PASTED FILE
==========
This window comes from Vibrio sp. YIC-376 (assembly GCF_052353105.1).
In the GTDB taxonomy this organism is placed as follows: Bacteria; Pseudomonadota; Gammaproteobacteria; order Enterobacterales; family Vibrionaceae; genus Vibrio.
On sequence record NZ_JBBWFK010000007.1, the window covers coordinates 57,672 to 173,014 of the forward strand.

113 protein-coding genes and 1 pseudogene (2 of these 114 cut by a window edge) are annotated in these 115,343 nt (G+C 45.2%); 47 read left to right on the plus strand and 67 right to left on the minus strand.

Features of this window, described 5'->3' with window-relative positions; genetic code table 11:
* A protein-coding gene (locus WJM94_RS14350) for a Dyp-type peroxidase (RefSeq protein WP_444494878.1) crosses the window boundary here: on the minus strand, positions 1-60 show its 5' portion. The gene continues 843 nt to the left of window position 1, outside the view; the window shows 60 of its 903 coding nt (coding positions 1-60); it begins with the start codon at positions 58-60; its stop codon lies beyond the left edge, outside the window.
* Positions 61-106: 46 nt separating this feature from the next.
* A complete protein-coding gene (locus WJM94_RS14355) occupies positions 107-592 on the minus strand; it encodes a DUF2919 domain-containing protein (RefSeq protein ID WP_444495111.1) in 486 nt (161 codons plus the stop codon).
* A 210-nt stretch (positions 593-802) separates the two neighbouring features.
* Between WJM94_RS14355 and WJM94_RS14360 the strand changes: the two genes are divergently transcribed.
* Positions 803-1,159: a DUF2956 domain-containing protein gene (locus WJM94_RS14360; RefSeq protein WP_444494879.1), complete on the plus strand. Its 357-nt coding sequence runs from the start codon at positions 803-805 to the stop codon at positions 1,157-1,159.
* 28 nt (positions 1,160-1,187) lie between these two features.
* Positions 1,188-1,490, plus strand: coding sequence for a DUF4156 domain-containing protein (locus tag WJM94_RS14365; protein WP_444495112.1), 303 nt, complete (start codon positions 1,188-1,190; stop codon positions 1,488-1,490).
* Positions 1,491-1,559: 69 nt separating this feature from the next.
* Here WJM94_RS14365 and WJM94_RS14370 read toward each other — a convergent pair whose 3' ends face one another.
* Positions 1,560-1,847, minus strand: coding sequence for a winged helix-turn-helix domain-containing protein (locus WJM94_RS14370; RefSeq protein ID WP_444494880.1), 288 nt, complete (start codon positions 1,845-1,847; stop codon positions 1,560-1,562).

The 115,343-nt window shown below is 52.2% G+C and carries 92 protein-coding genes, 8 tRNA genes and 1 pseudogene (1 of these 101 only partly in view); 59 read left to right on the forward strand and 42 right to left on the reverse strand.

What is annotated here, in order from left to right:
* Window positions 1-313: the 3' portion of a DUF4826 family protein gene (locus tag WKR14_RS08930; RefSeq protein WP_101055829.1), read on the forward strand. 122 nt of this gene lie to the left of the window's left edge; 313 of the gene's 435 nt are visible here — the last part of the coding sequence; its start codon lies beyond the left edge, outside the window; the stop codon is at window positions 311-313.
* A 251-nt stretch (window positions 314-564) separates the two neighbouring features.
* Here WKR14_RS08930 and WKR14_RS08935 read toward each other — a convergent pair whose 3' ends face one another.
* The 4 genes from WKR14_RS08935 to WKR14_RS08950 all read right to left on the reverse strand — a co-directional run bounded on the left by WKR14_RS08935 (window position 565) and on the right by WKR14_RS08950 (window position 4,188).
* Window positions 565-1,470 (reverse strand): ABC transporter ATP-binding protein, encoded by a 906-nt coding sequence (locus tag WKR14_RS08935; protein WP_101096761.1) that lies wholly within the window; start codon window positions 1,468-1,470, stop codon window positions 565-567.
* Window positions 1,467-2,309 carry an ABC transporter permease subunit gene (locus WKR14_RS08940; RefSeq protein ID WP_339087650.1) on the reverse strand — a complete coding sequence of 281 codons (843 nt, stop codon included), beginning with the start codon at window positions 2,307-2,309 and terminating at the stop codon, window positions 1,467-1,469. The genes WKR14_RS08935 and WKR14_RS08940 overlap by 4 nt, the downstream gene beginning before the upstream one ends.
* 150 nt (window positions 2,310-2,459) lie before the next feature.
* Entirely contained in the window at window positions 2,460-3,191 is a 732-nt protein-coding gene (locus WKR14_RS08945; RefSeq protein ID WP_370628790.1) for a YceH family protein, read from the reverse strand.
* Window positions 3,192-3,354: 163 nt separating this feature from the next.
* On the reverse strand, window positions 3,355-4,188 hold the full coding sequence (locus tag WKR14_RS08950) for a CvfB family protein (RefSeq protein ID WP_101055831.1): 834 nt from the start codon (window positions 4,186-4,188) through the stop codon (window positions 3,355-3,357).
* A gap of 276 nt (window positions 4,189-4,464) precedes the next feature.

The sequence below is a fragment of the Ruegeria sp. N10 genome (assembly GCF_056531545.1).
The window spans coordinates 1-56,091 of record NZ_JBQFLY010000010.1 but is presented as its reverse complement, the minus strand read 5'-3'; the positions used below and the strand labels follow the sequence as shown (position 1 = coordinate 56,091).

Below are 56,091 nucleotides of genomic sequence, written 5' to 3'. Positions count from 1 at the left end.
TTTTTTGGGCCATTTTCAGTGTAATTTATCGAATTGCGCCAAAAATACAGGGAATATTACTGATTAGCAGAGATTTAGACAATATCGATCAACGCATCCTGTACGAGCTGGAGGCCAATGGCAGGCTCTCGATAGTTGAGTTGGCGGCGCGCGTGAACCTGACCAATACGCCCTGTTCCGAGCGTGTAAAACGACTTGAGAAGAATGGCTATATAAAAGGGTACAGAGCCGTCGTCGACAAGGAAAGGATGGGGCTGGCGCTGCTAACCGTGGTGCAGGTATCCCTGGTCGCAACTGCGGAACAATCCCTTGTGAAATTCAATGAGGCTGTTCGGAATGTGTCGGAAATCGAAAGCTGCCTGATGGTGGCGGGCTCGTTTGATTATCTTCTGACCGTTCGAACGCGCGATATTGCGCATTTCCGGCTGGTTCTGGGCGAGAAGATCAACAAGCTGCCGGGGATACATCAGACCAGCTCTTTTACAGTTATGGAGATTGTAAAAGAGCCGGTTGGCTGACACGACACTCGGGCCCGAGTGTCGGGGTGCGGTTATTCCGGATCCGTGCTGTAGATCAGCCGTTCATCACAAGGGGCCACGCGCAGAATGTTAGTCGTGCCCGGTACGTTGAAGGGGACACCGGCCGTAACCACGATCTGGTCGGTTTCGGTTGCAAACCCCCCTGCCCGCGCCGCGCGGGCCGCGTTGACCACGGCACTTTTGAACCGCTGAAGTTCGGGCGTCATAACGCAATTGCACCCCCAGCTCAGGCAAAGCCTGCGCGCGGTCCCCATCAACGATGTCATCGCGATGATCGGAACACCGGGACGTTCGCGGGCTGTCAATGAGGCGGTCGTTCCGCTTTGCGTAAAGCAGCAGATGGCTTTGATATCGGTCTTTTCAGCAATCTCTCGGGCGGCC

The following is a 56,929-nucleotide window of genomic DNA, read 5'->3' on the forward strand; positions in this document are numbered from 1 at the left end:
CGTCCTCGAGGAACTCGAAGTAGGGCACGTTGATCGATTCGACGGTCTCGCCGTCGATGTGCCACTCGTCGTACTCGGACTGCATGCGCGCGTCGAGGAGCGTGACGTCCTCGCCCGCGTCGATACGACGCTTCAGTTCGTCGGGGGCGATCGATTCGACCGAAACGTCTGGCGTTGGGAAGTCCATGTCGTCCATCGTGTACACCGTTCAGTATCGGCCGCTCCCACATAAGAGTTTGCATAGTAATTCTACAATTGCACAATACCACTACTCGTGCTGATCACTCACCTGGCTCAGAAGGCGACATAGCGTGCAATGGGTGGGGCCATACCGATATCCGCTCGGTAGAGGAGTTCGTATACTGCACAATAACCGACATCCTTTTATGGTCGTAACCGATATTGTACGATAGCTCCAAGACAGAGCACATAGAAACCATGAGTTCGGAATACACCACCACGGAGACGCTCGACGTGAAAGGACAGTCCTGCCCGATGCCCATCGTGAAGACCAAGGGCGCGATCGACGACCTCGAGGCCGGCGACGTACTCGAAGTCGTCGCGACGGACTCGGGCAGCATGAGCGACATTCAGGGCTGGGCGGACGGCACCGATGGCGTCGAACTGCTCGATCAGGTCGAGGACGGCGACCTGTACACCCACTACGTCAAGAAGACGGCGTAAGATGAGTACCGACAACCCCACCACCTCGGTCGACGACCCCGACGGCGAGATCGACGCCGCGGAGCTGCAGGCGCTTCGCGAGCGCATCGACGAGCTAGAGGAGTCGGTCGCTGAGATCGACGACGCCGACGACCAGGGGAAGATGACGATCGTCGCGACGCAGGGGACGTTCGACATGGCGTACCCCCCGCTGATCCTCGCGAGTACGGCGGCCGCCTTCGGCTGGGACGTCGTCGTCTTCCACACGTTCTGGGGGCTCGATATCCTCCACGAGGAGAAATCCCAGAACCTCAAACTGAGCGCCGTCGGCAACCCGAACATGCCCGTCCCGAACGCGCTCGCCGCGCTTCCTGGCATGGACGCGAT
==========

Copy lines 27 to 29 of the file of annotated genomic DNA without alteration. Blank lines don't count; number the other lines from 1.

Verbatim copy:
* Window positions 3,192-3,354: 163 nt separating this feature from the next.
* On the reverse strand, window positions 3,355-4,188 hold the full coding sequence (locus tag WKR14_RS08950) for a CvfB family protein (RefSeq protein ID WP_101055831.1): 834 nt from the start codon (window positions 4,186-4,188) through the stop codon (window positions 3,355-3,357).
* A gap of 276 nt (window positions 4,189-4,464) precedes the next feature.